During the first week of January we are performing the Sibelius Symphony No. 5 which features a major bassoon solo.  Bflat3 is a prominent note in the solo, so I'm going to have to have one of those reeds which is particularly stable on Bflat3.  (I vividly recall rejecting 50 reeds before I found one with a stable enough Bflat3 the last time I had a solo with prominent Bflat3s!)  Clearly, I need a huge supply of reeds right now.

Like any other habit which has been broken, it can be challenging to reboot the reedmaking habit.  I decided to just do it.  I was motivated by the fact that I have a new batch of cane to try: Rigotti from Woodwind Brasswind.  It's cheaper than any other source of Rigotti, and it looks good.  The gouge is even, as you can see here:

Since I have fallen behind, my minimum now has to be raised to 2 per day.  As I started working on my first blank, I wondered why I was so resistant to this activity.  It's really not that painful, yet ask any bassoonist what he/she thinks of reedmaking, and you'll probably be rewarded with eye-rolling, groaning and expletives.  But it's really not that bad, once you overcome the resistance and actually get started.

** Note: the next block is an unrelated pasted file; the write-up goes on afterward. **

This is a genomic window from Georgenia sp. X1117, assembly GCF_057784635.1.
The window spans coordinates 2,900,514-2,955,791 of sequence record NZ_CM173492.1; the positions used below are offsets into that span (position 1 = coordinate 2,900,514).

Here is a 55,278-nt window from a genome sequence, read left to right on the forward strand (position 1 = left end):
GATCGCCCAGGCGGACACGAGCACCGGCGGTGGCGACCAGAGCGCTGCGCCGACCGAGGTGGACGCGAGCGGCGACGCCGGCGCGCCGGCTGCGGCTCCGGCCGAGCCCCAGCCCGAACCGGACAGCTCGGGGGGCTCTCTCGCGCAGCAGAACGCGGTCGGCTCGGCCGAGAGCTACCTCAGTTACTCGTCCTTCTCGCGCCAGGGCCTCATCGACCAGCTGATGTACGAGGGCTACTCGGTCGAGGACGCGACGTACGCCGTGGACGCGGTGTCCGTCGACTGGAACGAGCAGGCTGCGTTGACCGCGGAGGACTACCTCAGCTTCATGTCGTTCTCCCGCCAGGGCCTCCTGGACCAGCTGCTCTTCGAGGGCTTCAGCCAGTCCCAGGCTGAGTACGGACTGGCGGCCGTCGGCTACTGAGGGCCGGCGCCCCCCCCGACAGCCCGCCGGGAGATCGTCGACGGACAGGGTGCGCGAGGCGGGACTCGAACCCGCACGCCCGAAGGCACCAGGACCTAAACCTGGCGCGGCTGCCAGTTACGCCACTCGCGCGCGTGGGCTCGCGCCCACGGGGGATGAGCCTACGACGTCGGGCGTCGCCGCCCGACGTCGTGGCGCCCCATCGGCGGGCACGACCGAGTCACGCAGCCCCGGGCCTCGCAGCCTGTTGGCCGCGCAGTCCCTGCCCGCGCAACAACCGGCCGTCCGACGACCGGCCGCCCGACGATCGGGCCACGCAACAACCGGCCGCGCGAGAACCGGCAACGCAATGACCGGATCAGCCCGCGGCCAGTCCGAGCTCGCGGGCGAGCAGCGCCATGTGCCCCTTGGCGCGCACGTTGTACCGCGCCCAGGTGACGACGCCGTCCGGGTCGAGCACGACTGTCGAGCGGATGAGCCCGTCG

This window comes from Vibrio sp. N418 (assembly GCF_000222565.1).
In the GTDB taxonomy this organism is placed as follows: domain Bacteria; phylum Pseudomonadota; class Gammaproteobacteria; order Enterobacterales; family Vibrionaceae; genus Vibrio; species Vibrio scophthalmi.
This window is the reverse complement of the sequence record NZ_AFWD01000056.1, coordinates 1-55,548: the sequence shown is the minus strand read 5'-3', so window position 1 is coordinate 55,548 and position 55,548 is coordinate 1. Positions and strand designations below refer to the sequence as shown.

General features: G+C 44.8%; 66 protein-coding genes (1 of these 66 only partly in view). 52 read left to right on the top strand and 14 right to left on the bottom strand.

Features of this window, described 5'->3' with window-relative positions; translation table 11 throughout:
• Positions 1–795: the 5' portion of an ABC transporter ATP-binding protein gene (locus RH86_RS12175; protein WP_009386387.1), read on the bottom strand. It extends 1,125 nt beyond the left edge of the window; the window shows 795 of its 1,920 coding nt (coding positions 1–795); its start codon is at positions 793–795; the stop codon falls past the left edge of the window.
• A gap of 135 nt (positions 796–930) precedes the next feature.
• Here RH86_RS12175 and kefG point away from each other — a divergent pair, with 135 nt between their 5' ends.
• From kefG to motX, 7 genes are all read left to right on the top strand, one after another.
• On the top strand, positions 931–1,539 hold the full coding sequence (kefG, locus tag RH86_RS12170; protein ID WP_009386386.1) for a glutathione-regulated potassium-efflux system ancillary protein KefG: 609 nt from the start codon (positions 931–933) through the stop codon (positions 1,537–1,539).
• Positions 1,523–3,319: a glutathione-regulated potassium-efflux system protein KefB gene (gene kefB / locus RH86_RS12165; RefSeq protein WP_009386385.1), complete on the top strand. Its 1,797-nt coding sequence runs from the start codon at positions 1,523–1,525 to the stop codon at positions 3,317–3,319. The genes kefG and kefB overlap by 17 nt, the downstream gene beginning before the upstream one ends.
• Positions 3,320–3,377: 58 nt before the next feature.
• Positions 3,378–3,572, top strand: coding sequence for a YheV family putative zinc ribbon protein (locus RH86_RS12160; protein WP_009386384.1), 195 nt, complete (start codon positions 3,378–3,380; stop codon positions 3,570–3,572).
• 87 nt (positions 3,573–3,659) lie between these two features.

And at least we have tangible results to show for our efforts.  On the first day of my return to reedmaking, after finishing 2 blanks, I was fairly pleased with myself and actually wanted to extend my reedmaking session.  So I wrapped a couple of a couple of previously made blanks, and here's the result of just that one reedmaking session:

It never fails that when I return to reedmaking after a break from it, I make mistakes at first because I haven't been practicing reedmaking.  This time I forgot to score the bark before forming the tube.  I suspect that the reason I forgot is because I recently experimented with no scoring to see if scoring really makes a difference.  It does; the tubes sometimes crack too much down the middle when the mandrel is inserted without scoring.  If that center crack is too deep it can ruin the blades.  Fortunately, the reeds I forgot to score turned out fine, with no dangerous cracking, but it's a risk I prefer not to take.